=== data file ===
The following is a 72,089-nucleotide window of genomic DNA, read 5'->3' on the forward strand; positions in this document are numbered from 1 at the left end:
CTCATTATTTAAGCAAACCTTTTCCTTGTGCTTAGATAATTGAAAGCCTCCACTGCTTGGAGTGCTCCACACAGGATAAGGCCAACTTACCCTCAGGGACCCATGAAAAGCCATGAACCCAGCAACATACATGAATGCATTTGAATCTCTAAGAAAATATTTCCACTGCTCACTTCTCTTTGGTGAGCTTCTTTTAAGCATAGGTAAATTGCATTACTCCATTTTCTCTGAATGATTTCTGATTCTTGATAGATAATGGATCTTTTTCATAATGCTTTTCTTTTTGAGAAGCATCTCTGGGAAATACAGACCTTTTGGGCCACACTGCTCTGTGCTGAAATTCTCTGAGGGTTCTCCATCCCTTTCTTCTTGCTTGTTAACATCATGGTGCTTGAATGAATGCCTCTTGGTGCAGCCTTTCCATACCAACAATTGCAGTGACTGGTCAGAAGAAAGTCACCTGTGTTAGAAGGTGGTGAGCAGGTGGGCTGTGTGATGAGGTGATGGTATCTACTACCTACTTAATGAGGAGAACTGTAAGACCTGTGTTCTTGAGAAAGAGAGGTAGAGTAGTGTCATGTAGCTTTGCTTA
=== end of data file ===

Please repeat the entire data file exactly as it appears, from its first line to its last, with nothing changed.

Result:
The following is a 72,089-nucleotide window of genomic DNA, read 5'->3' on the forward strand; positions in this document are numbered from 1 at the left end:
CTCATTATTTAAGCAAACCTTTTCCTTGTGCTTAGATAATTGAAAGCCTCCACTGCTTGGAGTGCTCCACACAGGATAAGGCCAACTTACCCTCAGGGACCCATGAAAAGCCATGAACCCAGCAACATACATGAATGCATTTGAATCTCTAAGAAAATATTTCCACTGCTCACTTCTCTTTGGTGAGCTTCTTTTAAGCATAGGTAAATTGCATTACTCCATTTTCTCTGAATGATTTCTGATTCTTGATAGATAATGGATCTTTTTCATAATGCTTTTCTTTTTGAGAAGCATCTCTGGGAAATACAGACCTTTTGGGCCACACTGCTCTGTGCTGAAATTCTCTGAGGGTTCTCCATCCCTTTCTTCTTGCTTGTTAACATCATGGTGCTTGAATGAATGCCTCTTGGTGCAGCCTTTCCATACCAACAATTGCAGTGACTGGTCAGAAGAAAGTCACCTGTGTTAGAAGGTGGTGAGCAGGTGGGCTGTGTGATGAGGTGATGGTATCTACTACCTACTTAATGAGGAGAACTGTAAGACCTGTGTTCTTGAGAAAGAGAGGTAGAGTAGTGTCATGTAGCTTTGCTTA